how to revive sourdough starter
Homesteading for Beginners - Sourdough

How to Revive Sourdough Starter: Remedying a Starter to Bake Again

If you’ve found your sourdough starter looking a bit worse for wear, don’t rush to throw it out. A sourdough starter is remarkably resilient; many starters that look beyond hope can be restored to full health with a bit of care. Whether it’s been neglected in the back of your fridge or left on the counter just a bit too long, the path to revival is straightforward.

Reviving your sourdough starter involves assessing its condition, removing any unwanted hooch, and beginning a feeding schedule to encourage yeast and bacteria activity. The process demands patience as you may need to wait several days for your starter to show signs of bubbling and growth. But don’t be discouraged—by monitoring the starter’s appearance and smell, and providing regular feedings, you can often bring it back to a vigorous state, ready for baking.

Key Takeaways

  • Evaluate the state of your starter and get it cleaned up.
  • Follow a consistent feeding routine to reinvigorate yeast and bacteria.
  • Observe changes and adjust your method to maintain a healthy starter.

This post is all about how to revive sourdough starter.

Assessing Your Sourdough Starter

Before attempting to revive your sourdough starter, it’s important to determine whether it is still viable. Start by examining the surface. A thin layer of liquid, known as hooch, indicates fermentation but may also signify that the starter is hungry and in need of feeding. Hooch can often be confused with mold as they can look very similar. Dark patches can form in the starter and look like mold. However, this is actually the hooch. 

To tell the difference between mold and hooch, look really close at its appearance. Mold has a fuzzy appearance, while hooch is a liquid and byproduct of the fermentation process. If there are any hints of mold, get rid of the starter and start over.

Below are some additional tips for assessing your starter.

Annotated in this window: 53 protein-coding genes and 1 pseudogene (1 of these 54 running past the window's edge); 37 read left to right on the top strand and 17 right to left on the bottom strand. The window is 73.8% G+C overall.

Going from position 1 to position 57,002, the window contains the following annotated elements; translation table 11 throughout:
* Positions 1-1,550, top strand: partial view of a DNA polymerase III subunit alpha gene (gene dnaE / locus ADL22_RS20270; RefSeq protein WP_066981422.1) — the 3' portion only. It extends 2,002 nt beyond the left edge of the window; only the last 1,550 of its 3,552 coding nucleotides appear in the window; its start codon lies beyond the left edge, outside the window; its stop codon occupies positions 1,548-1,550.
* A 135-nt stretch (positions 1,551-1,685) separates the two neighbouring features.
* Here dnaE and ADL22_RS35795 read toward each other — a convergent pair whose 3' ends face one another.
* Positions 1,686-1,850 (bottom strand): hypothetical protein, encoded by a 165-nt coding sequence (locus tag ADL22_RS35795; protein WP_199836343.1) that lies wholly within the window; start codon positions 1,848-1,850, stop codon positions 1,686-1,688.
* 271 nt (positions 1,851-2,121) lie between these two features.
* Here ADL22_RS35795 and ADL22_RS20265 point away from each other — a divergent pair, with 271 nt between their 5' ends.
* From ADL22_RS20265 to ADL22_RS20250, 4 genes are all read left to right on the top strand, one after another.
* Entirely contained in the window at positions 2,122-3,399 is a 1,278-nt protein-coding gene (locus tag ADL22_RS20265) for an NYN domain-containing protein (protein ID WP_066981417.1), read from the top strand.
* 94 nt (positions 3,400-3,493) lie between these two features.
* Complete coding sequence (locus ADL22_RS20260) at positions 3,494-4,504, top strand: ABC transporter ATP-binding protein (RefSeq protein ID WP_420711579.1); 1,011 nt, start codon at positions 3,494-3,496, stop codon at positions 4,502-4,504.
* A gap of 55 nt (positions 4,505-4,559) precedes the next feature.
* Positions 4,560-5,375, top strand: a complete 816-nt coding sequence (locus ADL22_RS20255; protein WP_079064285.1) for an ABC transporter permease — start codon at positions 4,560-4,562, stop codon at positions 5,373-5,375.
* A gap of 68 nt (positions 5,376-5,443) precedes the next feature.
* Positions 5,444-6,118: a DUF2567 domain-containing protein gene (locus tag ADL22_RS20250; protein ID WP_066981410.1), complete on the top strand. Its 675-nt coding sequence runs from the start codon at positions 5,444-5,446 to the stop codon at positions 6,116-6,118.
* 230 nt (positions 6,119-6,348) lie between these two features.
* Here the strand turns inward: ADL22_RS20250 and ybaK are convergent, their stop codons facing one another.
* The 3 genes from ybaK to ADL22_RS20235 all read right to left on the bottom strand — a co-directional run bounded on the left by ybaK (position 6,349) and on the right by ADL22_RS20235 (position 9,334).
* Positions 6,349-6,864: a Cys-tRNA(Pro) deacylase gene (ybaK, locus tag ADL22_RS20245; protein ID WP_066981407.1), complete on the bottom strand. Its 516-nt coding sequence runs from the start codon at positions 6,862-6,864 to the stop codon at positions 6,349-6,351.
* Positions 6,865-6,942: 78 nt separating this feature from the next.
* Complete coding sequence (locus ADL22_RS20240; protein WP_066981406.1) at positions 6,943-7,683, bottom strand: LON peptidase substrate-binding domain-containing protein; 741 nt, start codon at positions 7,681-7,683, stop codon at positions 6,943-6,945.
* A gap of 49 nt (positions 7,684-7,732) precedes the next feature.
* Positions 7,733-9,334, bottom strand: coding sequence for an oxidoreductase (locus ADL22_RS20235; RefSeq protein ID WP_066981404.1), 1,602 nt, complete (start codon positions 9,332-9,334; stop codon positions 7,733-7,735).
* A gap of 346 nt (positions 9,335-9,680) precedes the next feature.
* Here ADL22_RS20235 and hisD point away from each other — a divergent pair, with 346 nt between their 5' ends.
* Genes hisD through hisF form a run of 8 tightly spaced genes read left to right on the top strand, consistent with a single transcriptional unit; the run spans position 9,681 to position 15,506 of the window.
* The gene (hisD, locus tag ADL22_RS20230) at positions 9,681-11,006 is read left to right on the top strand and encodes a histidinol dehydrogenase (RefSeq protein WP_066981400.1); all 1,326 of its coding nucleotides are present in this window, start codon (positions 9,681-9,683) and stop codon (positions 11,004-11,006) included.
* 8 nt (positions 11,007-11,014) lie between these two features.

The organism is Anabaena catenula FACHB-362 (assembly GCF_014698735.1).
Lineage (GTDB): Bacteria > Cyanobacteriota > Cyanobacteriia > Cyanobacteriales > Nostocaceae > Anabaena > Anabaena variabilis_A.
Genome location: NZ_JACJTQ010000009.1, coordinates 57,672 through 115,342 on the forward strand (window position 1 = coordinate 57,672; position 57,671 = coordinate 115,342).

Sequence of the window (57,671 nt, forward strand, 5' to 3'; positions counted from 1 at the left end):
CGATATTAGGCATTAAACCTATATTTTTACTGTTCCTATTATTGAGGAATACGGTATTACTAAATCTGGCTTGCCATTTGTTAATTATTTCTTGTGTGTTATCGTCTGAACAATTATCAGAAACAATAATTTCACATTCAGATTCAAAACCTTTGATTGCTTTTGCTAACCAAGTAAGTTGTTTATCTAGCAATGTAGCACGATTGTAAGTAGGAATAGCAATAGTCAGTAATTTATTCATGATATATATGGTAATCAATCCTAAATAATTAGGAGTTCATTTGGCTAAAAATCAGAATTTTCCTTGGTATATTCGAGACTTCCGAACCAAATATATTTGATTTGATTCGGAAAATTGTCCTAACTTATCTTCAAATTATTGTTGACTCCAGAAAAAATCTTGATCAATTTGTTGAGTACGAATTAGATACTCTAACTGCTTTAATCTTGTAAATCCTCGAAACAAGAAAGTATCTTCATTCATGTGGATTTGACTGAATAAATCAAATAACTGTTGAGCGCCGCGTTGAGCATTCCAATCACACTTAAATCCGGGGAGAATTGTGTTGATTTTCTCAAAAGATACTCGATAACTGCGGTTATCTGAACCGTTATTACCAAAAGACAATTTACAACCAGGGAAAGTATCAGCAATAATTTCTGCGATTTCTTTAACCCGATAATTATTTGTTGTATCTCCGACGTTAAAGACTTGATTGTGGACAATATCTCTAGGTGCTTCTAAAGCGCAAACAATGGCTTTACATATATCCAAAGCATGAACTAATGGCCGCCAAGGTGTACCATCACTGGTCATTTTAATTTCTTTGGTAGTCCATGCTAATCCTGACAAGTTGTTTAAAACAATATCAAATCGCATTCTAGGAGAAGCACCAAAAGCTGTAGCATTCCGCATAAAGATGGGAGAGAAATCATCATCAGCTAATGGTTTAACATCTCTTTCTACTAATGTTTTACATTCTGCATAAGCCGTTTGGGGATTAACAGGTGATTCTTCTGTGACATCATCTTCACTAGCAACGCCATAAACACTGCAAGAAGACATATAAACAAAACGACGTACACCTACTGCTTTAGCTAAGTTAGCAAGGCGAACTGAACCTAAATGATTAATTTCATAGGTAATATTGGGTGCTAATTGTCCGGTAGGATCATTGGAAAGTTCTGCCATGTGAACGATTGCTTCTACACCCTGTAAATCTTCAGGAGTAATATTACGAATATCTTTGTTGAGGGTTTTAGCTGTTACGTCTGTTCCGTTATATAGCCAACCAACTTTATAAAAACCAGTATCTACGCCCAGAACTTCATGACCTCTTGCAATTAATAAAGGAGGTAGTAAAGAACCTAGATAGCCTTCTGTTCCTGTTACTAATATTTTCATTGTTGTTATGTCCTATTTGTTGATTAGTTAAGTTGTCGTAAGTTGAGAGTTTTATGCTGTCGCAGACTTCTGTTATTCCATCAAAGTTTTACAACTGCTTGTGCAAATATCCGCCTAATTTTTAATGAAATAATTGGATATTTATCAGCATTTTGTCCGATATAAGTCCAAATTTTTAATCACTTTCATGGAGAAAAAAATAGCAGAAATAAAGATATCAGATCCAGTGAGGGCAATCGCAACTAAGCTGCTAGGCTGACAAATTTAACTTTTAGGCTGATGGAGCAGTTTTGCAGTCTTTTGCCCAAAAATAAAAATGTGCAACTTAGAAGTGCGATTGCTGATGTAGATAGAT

Visual Check

  • Clear or lightly tinted liquid on top can be poured off; this is typical.
  • A pink or orange hue may indicate contamination and the starter should likely be discarded.


  • A healthy starter has a pleasant, tangy aroma.
  • Off odors that are reminiscent of unpleasant smells may be a sign of bad bacteria.


  • A creamy and smooth texture is a good sign.
  • If you notice an excessively watery texture or any color changes in the starter itself, it might be unhealthy.

Remember, a sourdough starter with mold should not be revived. Check for any signs of fuzzy or colored mold on the surface or sides of the container.


  • Try feeding your starter with equal parts flour and water and wait for 4-12 hours.
  • Look for bubbles and an increase in volume, which indicate a healthy reaction.

If your sourdough starter passes these assessments with no signs of mold and a generally healthy appearance, it’s ready for revival. If you’re unsure or see signs of spoilage, it’s recommended to start over to ensure food safety.

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Revival Steps

Reviving your sourdough starter involves feeding it with flour and water, monitoring its activity for signs of bubbling and growth, and committing to a schedule of repetitive feedings until it’s active.